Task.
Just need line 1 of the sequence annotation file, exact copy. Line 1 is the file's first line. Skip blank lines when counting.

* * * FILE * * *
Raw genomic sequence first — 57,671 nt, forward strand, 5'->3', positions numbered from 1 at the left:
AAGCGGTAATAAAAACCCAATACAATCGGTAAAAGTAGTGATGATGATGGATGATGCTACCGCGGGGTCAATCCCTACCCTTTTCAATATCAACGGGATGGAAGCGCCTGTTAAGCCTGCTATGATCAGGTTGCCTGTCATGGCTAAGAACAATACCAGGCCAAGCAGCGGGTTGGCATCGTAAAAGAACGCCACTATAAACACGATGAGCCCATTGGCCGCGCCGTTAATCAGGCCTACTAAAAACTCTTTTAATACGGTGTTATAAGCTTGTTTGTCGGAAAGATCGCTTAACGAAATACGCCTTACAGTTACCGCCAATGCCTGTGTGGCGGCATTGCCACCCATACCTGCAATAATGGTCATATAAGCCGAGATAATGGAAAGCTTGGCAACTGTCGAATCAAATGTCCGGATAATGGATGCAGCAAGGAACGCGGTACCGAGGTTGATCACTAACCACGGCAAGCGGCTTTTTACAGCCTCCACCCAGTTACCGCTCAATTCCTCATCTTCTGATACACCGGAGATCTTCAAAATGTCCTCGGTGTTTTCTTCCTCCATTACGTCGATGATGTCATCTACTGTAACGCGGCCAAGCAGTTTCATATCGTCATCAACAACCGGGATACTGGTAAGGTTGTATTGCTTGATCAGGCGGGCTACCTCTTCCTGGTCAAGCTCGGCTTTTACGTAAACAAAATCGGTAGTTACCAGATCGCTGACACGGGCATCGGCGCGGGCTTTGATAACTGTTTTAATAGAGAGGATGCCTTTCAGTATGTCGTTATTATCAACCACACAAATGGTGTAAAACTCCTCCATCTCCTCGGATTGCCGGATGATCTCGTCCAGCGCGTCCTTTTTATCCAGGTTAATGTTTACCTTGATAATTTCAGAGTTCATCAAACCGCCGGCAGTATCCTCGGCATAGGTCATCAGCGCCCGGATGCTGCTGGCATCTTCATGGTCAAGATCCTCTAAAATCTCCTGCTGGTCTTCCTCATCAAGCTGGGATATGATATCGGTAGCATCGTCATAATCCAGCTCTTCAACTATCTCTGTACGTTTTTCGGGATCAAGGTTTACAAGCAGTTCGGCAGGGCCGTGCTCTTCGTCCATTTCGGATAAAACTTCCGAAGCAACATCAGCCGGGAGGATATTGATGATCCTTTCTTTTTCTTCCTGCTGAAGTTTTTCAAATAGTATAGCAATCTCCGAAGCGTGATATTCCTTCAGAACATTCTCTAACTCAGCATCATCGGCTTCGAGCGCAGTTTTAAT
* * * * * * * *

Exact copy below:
Raw genomic sequence first — 57,671 nt, forward strand, 5'->3', positions numbered from 1 at the left: